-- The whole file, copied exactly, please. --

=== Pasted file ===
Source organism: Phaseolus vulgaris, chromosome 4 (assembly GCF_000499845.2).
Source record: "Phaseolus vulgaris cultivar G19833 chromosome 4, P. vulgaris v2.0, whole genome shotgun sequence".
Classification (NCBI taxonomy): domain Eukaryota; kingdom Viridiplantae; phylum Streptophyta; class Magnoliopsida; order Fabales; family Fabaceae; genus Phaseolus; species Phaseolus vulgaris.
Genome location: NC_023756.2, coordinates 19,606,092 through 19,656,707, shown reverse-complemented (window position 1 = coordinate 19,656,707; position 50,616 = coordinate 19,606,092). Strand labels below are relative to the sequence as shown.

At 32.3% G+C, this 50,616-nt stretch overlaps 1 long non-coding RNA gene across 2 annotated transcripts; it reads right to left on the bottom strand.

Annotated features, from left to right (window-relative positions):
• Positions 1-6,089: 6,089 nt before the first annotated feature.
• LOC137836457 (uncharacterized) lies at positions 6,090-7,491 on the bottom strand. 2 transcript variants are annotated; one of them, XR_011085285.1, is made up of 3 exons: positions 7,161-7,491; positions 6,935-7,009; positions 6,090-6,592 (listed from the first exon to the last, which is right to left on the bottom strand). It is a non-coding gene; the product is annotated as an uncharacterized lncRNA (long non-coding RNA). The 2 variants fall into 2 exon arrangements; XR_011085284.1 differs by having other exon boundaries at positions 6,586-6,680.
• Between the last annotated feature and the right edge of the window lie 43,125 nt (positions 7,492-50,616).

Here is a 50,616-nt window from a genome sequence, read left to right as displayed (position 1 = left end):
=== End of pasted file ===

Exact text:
Source organism: Phaseolus vulgaris, chromosome 4 (assembly GCF_000499845.2).
Source record: "Phaseolus vulgaris cultivar G19833 chromosome 4, P. vulgaris v2.0, whole genome shotgun sequence".
Classification (NCBI taxonomy): domain Eukaryota; kingdom Viridiplantae; phylum Streptophyta; class Magnoliopsida; order Fabales; family Fabaceae; genus Phaseolus; species Phaseolus vulgaris.
Genome location: NC_023756.2, coordinates 19,606,092 through 19,656,707, shown reverse-complemented (window position 1 = coordinate 19,656,707; position 50,616 = coordinate 19,606,092). Strand labels below are relative to the sequence as shown.

At 32.3% G+C, this 50,616-nt stretch overlaps 1 long non-coding RNA gene across 2 annotated transcripts; it reads right to left on the bottom strand.

Annotated features, from left to right (window-relative positions):
• Positions 1-6,089: 6,089 nt before the first annotated feature.
• LOC137836457 (uncharacterized) lies at positions 6,090-7,491 on the bottom strand. 2 transcript variants are annotated; one of them, XR_011085285.1, is made up of 3 exons: positions 7,161-7,491; positions 6,935-7,009; positions 6,090-6,592 (listed from the first exon to the last, which is right to left on the bottom strand). It is a non-coding gene; the product is annotated as an uncharacterized lncRNA (long non-coding RNA). The 2 variants fall into 2 exon arrangements; XR_011085284.1 differs by having other exon boundaries at positions 6,586-6,680.
• Between the last annotated feature and the right edge of the window lie 43,125 nt (positions 7,492-50,616).

Here is a 50,616-nt window from a genome sequence, read left to right as displayed (position 1 = left end):